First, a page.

The Obama White House acknowledged on Monday that the forthcoming stress test reports on the nation's largest banks will likely reveal that several of them remain under financial duress and with toxic assets still on their books. But the White House added that it felt confident, at this juncture, that they would not need to turn to Congress to get the funds needed to prop up those still-struggling institutions.
"There undoubtedly will be banks that need more capital," spokesman Robert Gibbs said of the stress tests results, likely to be revealed on Thursday. "There have been banks in the past few weeks that have sought more capital. We believe, and the banks believe, that the first and best to get that is through the private sector. The administration doesn't believe that we need to go to Congress right now looking for more money."
Gibbs stressed during his briefing with reporters that banks should be able to raise the money they will need "either from private means or the selling of some assets." To this point it has been reported that Bank of America and Citiigroup both will need an additional $10 billion in financial support. The former is already launching efforts to raise the needed capital through private means, in an effort to make it through the stress test.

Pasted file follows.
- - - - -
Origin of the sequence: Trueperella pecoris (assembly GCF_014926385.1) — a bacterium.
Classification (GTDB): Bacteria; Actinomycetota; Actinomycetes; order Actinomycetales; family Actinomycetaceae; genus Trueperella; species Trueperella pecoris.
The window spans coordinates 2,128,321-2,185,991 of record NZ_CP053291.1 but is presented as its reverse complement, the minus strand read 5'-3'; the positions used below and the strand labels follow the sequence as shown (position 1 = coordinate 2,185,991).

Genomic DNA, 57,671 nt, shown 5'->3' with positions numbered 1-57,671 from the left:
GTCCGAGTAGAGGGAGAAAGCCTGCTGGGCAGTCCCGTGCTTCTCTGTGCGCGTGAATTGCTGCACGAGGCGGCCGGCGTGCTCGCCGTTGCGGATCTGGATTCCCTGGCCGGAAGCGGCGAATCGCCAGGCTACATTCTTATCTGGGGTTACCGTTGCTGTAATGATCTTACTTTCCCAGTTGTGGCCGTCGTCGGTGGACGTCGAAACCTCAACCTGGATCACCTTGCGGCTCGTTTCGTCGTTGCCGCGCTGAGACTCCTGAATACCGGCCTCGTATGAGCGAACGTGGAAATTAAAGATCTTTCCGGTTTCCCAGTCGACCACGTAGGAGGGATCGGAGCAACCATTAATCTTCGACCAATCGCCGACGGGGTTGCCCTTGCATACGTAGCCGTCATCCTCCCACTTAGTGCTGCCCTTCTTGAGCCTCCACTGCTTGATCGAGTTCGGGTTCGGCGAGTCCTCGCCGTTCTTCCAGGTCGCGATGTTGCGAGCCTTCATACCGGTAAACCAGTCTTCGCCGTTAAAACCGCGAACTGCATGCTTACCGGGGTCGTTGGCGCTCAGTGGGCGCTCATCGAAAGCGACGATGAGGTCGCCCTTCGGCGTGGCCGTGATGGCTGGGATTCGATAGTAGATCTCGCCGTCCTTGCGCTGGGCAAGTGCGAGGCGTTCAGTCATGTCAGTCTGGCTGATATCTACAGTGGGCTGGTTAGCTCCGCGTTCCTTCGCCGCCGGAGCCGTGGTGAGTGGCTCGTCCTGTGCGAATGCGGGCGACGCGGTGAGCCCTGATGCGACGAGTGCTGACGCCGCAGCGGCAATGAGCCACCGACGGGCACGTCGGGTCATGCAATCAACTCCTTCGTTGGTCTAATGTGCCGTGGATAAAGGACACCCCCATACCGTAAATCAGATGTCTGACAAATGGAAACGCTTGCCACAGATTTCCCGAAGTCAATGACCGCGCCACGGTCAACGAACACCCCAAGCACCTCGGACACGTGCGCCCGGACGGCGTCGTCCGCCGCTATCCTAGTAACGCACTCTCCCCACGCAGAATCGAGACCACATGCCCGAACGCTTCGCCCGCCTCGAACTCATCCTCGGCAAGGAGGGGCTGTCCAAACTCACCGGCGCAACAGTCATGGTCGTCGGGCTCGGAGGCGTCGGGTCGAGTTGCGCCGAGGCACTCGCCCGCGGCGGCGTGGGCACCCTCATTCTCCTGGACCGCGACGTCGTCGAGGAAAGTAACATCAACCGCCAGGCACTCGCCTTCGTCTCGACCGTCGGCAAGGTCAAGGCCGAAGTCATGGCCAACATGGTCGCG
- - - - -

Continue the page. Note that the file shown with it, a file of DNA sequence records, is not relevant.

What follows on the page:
Gibbs also insisted that the public and regulators would be "pleased with the amount of transparency with which these tests" will be conducted and released. On this front, he finds himself in disagreement with the TARP's chief watchdog Elizabeth Warren, who has been decidedly unimpressed with the transparency of the process.
When asked whether the reason the president would not be going to Congress for more money at this point was because the legislative body simply wouldn't give it to him, Gibbs acknowledged that he did not "doubt that this is unpopular."
"It is unpopular here," he added. "The president didn't come here to, as he said, to run auto companies and bail out banks. But I think what is important about this process is getting a genuine understanding of what is out there."
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